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Probe finds Maui police chief accident handled properly

WAILUKU, Maui — The Maui Police Department properly handled an accident involving its chief backing his truck into a parked motorcycle at a shopping center, an independent investigation concluded.

The Maui Police Commission asked their counterparts in Honolulu to investigate whether then-Chief Tivoli Faaumu should face any charges for leaving the scene of last year’s accident and whether there was any misconduct.

The investigation found the department properly classified the accident at Queen Kaahumanu Center as a civil matter and followed police policies.

Members of the Maui Police Commission are scheduled to review the report at a meeting Wednesday and discuss it with the investigator, Honolulu Police Commission Executive Director James Yuen.

After the accident, Faaumu said he received an anonymous letter saying a copy of the surveillance video would be sent to the media and giving him a deadline to retire by the end of last year.

Faaumu said his decision to retire last month was unrelated to the incident.

Faaumu, who was shopping with his wife at the mall Nov. 7, told the investigator he didn’t see anything behind him when he reversed his white truck out of a stall and didn’t feel a bump before he drove forward and went home.

Faaumu said he learned later that evening that his truck had hit the 2019 Harley-Davidson motorcycle when a police officer called him after the motorcycle owner reported the accident and provided mall security video that showed the truck registered to Faaumu hitting the motorcycle.

Faaumu checked his truck and saw a small gouge on a plastic portion of his rear bumper. He called Deputy Chief Dean Rickard to advise him about what happened, according to the investigation report.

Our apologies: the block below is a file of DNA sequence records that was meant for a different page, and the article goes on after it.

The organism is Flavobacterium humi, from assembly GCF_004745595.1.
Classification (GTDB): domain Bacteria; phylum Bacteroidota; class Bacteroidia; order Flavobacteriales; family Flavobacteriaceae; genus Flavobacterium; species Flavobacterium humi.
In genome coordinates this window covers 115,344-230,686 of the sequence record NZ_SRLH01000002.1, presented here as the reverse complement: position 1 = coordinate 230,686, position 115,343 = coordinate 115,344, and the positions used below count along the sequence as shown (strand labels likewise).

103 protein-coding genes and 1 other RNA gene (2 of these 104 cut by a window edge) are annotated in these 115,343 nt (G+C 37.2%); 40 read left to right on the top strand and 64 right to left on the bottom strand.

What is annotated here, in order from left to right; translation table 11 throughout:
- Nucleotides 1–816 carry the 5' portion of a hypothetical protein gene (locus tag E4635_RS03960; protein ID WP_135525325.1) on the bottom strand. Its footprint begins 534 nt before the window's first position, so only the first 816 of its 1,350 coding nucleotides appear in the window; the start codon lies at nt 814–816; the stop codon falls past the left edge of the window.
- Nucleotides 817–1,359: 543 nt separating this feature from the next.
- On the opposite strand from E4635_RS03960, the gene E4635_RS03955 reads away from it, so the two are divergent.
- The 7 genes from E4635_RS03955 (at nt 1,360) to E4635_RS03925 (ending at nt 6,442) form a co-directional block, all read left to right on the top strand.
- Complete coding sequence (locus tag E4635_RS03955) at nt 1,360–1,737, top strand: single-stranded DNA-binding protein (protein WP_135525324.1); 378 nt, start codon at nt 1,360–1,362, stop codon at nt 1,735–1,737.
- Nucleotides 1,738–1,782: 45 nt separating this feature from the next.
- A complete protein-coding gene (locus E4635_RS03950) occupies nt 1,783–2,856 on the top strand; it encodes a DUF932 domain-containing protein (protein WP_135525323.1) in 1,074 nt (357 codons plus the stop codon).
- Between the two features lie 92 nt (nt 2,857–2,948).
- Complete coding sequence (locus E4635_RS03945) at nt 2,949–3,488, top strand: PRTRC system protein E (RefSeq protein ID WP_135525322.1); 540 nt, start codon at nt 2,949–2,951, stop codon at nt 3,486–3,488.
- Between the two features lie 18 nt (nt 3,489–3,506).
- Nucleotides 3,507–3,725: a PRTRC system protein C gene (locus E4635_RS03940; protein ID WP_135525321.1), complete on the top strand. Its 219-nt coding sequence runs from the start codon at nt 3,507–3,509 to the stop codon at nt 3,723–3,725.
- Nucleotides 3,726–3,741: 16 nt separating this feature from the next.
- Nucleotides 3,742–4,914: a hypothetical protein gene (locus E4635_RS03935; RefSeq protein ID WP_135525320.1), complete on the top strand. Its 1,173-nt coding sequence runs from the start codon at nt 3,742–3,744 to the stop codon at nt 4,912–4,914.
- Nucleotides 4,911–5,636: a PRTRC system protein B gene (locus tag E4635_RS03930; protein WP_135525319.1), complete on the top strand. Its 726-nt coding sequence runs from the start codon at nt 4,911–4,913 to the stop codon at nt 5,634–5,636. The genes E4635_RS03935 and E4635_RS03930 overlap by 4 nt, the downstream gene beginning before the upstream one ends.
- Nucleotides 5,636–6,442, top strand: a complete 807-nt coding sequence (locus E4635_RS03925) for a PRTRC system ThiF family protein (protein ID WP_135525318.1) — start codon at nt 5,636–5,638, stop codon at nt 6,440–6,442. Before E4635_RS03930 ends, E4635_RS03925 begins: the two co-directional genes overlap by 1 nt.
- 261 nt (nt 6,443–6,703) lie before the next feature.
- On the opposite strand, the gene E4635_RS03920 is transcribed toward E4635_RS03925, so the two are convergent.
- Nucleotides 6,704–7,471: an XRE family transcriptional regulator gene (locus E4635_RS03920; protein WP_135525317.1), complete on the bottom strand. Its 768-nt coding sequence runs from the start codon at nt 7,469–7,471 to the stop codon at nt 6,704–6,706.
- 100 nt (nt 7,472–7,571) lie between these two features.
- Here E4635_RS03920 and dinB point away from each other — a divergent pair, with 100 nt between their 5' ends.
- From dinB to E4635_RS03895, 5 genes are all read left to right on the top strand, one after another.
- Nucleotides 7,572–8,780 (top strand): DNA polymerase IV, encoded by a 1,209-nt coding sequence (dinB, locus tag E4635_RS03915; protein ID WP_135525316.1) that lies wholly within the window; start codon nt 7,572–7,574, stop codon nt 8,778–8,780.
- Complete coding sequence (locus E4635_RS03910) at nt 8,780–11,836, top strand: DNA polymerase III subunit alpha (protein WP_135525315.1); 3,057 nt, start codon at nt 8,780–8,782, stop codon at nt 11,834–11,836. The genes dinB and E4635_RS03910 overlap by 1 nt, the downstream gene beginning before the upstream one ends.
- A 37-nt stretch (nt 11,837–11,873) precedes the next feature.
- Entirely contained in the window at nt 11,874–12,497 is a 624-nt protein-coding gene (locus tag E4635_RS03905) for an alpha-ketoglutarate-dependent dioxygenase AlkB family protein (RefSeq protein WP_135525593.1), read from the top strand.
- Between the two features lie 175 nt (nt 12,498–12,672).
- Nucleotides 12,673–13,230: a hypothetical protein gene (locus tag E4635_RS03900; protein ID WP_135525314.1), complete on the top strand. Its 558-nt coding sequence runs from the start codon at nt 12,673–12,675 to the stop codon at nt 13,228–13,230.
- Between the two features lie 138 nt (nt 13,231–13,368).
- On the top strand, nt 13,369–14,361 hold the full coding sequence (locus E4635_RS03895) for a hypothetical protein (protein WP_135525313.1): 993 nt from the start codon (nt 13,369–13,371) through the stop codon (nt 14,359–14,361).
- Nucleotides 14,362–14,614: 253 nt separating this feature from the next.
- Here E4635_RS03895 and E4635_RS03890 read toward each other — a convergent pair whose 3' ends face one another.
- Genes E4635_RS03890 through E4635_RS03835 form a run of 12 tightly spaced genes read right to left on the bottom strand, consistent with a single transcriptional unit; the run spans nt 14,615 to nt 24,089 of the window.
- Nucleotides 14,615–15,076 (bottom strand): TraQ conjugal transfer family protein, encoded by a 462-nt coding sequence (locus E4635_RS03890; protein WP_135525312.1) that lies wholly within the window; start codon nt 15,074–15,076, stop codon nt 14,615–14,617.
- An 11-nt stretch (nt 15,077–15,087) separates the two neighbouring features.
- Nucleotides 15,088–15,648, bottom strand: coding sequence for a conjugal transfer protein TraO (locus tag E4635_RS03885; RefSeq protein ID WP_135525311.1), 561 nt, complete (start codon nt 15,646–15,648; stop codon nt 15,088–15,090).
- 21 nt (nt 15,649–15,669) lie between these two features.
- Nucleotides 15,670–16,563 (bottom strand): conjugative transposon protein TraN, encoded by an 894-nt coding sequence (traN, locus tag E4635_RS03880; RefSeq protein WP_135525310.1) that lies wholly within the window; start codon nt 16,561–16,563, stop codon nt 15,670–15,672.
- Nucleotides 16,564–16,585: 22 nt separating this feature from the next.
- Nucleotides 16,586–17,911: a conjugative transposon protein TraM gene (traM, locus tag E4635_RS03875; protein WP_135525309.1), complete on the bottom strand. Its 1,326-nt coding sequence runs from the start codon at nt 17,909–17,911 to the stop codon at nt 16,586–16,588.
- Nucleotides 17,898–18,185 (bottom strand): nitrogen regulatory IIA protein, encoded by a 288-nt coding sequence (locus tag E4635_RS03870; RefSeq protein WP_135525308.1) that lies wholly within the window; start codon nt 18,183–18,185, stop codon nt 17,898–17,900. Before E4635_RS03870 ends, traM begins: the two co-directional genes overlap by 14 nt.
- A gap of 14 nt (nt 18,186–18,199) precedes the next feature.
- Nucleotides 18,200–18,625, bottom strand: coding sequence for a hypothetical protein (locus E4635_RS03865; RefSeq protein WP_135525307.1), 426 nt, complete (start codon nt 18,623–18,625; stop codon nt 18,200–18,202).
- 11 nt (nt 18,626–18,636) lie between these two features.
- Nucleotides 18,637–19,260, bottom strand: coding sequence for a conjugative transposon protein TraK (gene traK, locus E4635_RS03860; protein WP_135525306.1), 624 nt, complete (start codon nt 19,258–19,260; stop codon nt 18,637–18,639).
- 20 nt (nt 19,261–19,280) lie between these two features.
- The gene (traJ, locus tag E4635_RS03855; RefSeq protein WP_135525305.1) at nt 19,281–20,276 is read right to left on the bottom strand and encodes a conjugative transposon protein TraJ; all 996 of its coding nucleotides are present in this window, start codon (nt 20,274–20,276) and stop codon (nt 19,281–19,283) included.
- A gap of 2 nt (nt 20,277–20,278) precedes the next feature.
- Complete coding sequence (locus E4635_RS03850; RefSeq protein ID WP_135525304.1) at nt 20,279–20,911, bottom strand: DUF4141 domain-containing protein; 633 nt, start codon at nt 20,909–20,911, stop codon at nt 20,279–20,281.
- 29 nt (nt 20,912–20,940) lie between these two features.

When the accident was reported, a rookie police officer volunteered to take the case to gain experience and responded with his field training officer toward the end of the shift. After meeting with the motorcycle owner, who works as a security guard at the mall and seeing the surveillance video of the accident, the officers learned the truck was registered to Faaumu.

The field training officer reported taking over the investigation and calling supervisors who told the officer to initiate a civil motor vehicle accident case. Neither of the responding officers interviewed Faaumu, who was called by a higher-ranking officer.

The investigation report said classifying the accident as civil and minor was proper because it occurred on private property and damages were less than $3,000 for each vehicle. Because Faaumu was off-duty and using his subsidized vehicle on his day-off, requirements for accidents involving subsidized vehicles didn’t apply, the report said.

The motorcycle owner told Yuen that he hadn’t gotten an estimate for damages to the motorcycle because the business he bought it from had been closed by the COVID-19 pandemic.
Source: Hawaii Tribune Herald

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